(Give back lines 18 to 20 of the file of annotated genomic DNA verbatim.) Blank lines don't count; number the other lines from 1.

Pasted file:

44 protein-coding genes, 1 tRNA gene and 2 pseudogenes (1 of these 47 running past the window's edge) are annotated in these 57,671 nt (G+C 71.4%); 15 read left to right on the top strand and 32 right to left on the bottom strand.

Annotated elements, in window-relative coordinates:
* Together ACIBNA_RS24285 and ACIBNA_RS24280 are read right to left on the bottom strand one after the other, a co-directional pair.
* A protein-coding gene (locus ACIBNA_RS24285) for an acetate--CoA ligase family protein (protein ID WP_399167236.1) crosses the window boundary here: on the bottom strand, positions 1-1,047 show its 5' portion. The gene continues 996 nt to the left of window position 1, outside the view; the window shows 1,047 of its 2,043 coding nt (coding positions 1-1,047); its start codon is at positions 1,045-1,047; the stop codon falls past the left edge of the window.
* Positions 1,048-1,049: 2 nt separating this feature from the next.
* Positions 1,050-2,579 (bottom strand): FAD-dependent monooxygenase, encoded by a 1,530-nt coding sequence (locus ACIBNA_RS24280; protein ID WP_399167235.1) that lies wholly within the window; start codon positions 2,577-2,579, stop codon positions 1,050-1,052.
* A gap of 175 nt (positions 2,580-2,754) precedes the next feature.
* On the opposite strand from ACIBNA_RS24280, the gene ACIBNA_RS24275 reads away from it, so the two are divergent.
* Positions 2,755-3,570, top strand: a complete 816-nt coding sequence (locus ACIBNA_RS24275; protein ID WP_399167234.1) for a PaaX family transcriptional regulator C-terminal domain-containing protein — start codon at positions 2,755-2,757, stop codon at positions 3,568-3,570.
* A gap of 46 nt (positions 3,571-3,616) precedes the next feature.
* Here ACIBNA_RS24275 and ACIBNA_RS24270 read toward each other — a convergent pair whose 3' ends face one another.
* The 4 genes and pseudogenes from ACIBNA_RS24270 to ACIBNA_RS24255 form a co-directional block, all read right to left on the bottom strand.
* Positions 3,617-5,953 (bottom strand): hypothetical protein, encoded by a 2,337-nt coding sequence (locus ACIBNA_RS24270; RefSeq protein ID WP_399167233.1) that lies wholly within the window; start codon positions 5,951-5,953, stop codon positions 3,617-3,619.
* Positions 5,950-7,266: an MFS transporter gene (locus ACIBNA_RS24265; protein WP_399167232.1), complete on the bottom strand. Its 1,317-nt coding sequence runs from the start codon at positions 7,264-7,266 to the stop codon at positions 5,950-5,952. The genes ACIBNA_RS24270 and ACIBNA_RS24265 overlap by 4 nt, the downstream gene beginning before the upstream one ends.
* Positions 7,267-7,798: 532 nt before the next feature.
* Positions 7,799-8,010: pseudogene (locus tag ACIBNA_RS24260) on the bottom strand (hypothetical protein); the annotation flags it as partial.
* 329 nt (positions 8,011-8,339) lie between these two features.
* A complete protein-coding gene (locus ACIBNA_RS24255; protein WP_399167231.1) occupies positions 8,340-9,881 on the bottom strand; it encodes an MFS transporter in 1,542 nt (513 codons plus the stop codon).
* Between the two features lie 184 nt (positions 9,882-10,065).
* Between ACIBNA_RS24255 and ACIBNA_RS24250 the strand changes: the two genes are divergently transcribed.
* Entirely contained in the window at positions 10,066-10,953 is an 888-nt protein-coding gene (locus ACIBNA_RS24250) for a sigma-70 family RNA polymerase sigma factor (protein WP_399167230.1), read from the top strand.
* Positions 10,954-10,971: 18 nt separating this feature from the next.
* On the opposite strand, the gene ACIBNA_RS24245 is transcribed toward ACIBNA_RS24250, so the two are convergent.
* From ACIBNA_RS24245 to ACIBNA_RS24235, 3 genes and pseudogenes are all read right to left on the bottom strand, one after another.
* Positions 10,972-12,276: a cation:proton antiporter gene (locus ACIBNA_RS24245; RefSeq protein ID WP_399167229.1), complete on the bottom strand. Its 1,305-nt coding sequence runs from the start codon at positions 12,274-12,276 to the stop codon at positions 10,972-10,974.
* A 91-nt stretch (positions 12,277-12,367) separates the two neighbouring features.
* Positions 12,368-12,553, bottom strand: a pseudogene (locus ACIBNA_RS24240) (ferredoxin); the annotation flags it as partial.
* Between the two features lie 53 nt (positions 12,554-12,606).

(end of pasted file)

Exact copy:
* A complete protein-coding gene (locus ACIBNA_RS24255; protein WP_399167231.1) occupies positions 8,340-9,881 on the bottom strand; it encodes an MFS transporter in 1,542 nt (513 codons plus the stop codon).
* Between the two features lie 184 nt (positions 9,882-10,065).
* Between ACIBNA_RS24255 and ACIBNA_RS24250 the strand changes: the two genes are divergently transcribed.